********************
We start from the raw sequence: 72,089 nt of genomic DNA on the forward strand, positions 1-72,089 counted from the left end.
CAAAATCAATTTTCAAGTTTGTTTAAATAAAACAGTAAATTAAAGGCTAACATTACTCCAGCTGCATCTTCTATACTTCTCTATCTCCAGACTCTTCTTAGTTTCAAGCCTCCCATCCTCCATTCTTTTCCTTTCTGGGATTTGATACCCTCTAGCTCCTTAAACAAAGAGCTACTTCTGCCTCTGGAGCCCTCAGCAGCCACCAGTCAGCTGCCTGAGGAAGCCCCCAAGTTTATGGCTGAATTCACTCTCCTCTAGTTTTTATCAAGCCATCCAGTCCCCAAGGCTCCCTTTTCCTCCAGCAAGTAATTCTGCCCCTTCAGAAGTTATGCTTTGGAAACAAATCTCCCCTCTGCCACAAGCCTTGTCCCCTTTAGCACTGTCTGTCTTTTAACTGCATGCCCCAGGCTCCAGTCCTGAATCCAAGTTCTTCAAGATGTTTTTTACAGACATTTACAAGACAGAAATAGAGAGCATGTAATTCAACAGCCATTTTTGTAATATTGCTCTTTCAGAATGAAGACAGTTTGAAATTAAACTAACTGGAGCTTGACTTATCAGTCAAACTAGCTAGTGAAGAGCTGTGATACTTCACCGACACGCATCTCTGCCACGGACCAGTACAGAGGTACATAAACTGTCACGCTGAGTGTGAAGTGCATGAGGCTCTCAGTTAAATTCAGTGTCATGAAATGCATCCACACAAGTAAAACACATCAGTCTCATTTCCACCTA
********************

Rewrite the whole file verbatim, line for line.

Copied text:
We start from the raw sequence: 72,089 nt of genomic DNA on the forward strand, positions 1-72,089 counted from the left end.
CAAAATCAATTTTCAAGTTTGTTTAAATAAAACAGTAAATTAAAGGCTAACATTACTCCAGCTGCATCTTCTATACTTCTCTATCTCCAGACTCTTCTTAGTTTCAAGCCTCCCATCCTCCATTCTTTTCCTTTCTGGGATTTGATACCCTCTAGCTCCTTAAACAAAGAGCTACTTCTGCCTCTGGAGCCCTCAGCAGCCACCAGTCAGCTGCCTGAGGAAGCCCCCAAGTTTATGGCTGAATTCACTCTCCTCTAGTTTTTATCAAGCCATCCAGTCCCCAAGGCTCCCTTTTCCTCCAGCAAGTAATTCTGCCCCTTCAGAAGTTATGCTTTGGAAACAAATCTCCCCTCTGCCACAAGCCTTGTCCCCTTTAGCACTGTCTGTCTTTTAACTGCATGCCCCAGGCTCCAGTCCTGAATCCAAGTTCTTCAAGATGTTTTTTACAGACATTTACAAGACAGAAATAGAGAGCATGTAATTCAACAGCCATTTTTGTAATATTGCTCTTTCAGAATGAAGACAGTTTGAAATTAAACTAACTGGAGCTTGACTTATCAGTCAAACTAGCTAGTGAAGAGCTGTGATACTTCACCGACACGCATCTCTGCCACGGACCAGTACAGAGGTACATAAACTGTCACGCTGAGTGTGAAGTGCATGAGGCTCTCAGTTAAATTCAGTGTCATGAAATGCATCCACACAAGTAAAACACATCAGTCTCATTTCCACCTA